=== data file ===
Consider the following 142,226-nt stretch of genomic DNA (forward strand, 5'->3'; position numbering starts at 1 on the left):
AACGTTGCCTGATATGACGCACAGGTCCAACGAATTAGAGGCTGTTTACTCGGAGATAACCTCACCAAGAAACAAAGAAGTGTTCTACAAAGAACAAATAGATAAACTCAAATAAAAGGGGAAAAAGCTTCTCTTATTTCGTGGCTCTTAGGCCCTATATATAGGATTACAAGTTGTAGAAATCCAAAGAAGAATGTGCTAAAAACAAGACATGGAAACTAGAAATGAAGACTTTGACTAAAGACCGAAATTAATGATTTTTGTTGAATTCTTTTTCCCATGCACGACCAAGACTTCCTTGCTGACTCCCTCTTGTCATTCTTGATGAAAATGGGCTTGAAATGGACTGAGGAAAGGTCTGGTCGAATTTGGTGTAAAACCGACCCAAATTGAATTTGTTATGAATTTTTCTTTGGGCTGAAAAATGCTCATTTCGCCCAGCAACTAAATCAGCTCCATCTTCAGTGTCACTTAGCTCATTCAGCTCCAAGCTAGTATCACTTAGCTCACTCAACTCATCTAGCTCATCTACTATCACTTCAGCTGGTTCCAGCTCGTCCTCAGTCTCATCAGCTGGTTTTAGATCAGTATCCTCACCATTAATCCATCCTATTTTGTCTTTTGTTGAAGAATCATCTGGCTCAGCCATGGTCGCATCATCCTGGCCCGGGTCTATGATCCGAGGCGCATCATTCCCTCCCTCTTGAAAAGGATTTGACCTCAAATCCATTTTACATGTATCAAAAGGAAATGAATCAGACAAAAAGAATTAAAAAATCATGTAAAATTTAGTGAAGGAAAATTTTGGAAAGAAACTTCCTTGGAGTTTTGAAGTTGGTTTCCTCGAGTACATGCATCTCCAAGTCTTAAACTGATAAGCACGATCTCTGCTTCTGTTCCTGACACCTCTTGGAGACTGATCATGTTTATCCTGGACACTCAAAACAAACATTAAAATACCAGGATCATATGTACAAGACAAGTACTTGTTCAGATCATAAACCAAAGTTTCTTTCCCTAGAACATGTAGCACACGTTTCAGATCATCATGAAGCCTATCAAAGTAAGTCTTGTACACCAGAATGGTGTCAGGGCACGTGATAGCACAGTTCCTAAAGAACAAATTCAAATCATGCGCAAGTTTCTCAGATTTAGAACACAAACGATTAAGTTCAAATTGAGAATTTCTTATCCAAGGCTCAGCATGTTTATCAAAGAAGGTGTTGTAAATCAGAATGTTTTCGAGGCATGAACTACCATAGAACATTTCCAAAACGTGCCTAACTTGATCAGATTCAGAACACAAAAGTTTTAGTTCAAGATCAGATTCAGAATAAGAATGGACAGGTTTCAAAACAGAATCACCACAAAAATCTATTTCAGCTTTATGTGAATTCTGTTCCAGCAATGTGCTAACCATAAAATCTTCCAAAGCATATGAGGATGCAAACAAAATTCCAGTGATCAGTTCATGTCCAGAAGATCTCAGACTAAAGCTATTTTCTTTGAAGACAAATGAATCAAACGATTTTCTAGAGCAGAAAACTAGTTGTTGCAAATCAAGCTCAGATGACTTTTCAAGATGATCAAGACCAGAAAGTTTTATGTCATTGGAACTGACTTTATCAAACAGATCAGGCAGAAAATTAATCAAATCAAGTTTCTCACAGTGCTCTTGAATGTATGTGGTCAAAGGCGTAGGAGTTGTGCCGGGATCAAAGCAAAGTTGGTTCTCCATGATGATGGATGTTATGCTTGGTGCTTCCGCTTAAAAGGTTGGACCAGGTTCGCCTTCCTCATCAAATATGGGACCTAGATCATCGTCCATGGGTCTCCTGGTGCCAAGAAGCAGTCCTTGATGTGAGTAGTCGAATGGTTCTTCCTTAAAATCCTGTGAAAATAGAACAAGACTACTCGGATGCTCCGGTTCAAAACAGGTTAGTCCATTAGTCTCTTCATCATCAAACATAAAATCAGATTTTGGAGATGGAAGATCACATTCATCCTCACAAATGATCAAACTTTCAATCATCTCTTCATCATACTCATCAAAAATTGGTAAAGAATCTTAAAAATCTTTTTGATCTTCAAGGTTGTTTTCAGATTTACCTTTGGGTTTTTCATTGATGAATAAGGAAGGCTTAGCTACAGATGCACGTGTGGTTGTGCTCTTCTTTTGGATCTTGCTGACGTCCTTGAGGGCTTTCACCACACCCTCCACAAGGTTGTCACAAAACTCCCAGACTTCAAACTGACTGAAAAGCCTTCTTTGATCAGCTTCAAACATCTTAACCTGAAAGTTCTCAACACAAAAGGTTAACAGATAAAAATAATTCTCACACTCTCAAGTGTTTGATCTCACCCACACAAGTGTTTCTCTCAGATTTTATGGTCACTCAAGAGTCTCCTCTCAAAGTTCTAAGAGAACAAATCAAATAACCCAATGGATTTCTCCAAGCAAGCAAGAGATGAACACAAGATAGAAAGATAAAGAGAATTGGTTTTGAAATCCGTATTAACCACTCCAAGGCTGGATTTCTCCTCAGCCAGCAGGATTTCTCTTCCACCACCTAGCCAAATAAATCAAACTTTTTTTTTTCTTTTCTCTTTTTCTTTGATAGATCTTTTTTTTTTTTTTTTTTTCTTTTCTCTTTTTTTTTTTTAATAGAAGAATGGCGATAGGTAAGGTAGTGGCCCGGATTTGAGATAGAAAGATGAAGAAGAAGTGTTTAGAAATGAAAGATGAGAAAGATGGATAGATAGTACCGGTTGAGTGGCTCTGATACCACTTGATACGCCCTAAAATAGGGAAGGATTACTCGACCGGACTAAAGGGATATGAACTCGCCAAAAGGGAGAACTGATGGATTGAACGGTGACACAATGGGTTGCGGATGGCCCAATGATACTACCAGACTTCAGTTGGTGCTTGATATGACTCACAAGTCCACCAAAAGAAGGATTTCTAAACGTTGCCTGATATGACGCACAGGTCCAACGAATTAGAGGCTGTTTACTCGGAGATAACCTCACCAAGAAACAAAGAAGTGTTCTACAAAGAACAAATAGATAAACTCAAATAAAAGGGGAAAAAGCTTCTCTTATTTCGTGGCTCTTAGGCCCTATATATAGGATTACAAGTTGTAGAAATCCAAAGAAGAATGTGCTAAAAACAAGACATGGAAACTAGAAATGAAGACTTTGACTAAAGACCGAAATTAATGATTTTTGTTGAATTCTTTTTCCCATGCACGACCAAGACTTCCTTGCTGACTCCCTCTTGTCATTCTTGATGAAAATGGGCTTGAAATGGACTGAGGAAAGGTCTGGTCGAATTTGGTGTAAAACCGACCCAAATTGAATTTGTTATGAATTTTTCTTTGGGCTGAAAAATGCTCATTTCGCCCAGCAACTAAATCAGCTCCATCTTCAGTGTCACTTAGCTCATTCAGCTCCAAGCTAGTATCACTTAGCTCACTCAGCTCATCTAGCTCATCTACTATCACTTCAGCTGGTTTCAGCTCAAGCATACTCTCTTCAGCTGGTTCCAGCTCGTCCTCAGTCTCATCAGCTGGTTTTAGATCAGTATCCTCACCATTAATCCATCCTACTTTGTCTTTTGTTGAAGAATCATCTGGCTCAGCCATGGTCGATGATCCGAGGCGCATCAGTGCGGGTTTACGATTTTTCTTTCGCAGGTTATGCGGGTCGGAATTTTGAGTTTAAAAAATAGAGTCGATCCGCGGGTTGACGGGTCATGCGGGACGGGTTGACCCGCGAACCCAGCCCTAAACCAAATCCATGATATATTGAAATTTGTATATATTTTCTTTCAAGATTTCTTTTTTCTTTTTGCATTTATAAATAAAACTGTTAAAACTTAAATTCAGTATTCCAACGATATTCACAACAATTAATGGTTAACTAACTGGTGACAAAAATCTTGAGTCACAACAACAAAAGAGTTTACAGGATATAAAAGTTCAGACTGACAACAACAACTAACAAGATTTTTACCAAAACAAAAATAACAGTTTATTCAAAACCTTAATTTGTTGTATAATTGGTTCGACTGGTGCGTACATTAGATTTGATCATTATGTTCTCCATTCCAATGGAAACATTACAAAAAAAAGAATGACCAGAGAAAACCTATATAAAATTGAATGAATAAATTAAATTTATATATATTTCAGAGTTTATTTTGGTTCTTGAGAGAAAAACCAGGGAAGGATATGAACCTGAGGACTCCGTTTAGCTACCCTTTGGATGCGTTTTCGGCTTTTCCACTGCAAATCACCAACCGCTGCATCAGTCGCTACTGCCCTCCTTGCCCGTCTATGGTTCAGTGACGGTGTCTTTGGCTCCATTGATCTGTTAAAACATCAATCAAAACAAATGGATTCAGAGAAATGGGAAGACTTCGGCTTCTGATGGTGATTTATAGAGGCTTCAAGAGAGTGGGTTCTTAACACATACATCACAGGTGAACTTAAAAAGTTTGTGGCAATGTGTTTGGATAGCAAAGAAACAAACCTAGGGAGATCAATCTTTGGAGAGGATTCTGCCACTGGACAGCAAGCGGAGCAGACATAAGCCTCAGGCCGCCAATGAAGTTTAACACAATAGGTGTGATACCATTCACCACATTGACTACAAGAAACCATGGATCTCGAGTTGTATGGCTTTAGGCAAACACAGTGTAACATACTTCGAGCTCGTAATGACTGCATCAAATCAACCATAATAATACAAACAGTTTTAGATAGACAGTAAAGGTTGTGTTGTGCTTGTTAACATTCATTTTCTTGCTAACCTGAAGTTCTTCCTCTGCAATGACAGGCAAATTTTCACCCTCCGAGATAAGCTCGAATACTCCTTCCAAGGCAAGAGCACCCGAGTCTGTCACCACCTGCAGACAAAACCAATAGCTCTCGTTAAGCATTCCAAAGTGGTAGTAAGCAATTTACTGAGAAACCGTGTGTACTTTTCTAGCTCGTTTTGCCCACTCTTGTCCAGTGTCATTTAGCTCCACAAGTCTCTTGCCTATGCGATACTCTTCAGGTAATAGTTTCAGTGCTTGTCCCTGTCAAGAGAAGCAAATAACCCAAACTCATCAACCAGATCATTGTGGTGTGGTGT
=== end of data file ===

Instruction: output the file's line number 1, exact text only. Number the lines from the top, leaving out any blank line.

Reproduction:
Consider the following 142,226-nt stretch of genomic DNA (forward strand, 5'->3'; position numbering starts at 1 on the left):